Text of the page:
Clonal plants are common in frequently flooded habitats because of their resilience to disturbance. In a new study published in AoB PLANTS, Huber et al. investigated whether submergence prior to fragmentation of clones of two clover species reduced survival and regrowth of clonal fragments, and whether these fitness parameters differed between genotypes from highly disturbed river forelands and less disturbed coastal dune slacks. They found that soil flooding severely decreased survival and regrowth, and that plants from the more disturbance-prone habitat were less negatively affected by fragmentation. However, internode size was, surprisingly, often negatively correlated with survival after fragmentation, but positively correlated with regrowth. Apparently, contrasting selection pressures exist on internode size in stoloniferous species growing in disturbed habitats.
The energetic cost of plant organ construction is a functional trait that is useful in understanding carbon investment during growth (e.g., the resource acquisition vs. tissue longevity tradeoff), as well as in response to global change factors like elevated CO2 and N. Despite the enormous importance of roots and rhizomes in acquiring soil resources and responding to global change, construction costs have been studied almost exclusively in leaves. In a new study in AoB PLANTS, the energetic costs of tissue construction were compared in two subspecies of Phragmites australis, the common reed – namely the primary native and introduced lineages in North America. Caplan et al. report that the introduced lineage has lower construction costs than the native under all environmental conditions assessed, driven mainly by its lower cost rhizomes. These results highlight the fact that belowground energetics, which are seldom investigated, can influence the performance advantages that drive many plant invasions. The authors also demonstrate that tissue construction costs in organs not typically assessed can shift with global change, suggesting that they may have increasingly important implications into the future.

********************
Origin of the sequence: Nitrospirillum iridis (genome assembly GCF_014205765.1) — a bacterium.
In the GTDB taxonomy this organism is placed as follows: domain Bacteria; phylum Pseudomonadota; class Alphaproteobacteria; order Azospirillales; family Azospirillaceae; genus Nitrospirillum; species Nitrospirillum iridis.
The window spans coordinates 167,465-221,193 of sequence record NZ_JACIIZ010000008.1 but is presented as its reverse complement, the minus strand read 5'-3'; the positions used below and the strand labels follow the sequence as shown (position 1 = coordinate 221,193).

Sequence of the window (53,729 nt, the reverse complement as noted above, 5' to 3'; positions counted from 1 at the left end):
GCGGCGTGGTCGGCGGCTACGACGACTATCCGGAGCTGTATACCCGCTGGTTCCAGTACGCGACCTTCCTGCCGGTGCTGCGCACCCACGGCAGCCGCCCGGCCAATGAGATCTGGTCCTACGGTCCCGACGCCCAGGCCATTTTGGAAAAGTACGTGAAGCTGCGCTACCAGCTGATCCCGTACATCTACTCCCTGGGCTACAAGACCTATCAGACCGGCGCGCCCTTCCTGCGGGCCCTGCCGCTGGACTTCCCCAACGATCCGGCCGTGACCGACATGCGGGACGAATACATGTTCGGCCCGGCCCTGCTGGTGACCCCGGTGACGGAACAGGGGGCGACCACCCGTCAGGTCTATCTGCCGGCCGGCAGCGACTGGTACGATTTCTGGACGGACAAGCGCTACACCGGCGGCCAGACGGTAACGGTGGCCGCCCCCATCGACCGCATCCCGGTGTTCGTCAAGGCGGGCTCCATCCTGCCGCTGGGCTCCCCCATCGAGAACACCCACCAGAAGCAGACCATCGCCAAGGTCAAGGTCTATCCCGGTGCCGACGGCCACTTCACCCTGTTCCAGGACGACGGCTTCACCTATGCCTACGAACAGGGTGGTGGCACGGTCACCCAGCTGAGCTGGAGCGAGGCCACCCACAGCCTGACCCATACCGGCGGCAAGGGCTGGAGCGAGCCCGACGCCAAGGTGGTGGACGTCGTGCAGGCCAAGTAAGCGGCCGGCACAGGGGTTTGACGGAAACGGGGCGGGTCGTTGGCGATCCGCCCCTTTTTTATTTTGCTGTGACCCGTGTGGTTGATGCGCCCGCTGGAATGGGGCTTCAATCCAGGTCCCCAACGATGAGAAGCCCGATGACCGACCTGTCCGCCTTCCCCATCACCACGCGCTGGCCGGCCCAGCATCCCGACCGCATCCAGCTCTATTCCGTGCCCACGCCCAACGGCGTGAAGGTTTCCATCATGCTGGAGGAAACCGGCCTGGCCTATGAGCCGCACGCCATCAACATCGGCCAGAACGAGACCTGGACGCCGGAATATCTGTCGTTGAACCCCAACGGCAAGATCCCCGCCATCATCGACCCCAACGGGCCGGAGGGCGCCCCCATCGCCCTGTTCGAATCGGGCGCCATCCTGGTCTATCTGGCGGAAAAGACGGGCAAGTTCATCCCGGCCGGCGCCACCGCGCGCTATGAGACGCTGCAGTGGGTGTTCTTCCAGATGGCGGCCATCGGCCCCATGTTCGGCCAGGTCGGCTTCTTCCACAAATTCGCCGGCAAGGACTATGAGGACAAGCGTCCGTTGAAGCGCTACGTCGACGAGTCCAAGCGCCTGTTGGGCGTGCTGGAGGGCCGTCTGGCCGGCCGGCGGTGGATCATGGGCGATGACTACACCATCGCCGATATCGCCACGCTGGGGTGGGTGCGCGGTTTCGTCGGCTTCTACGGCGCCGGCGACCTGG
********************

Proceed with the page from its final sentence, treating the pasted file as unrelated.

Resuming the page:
AoB PLANTS, the premier open-access journal for plant sciences, is seeking a part-time social media editor to develop features for our website and to expand the journal’s presence on Facebook, Twitter, blogs and other social media outlets, with the general objective of increasing the visibility, influence and reputation of our journal.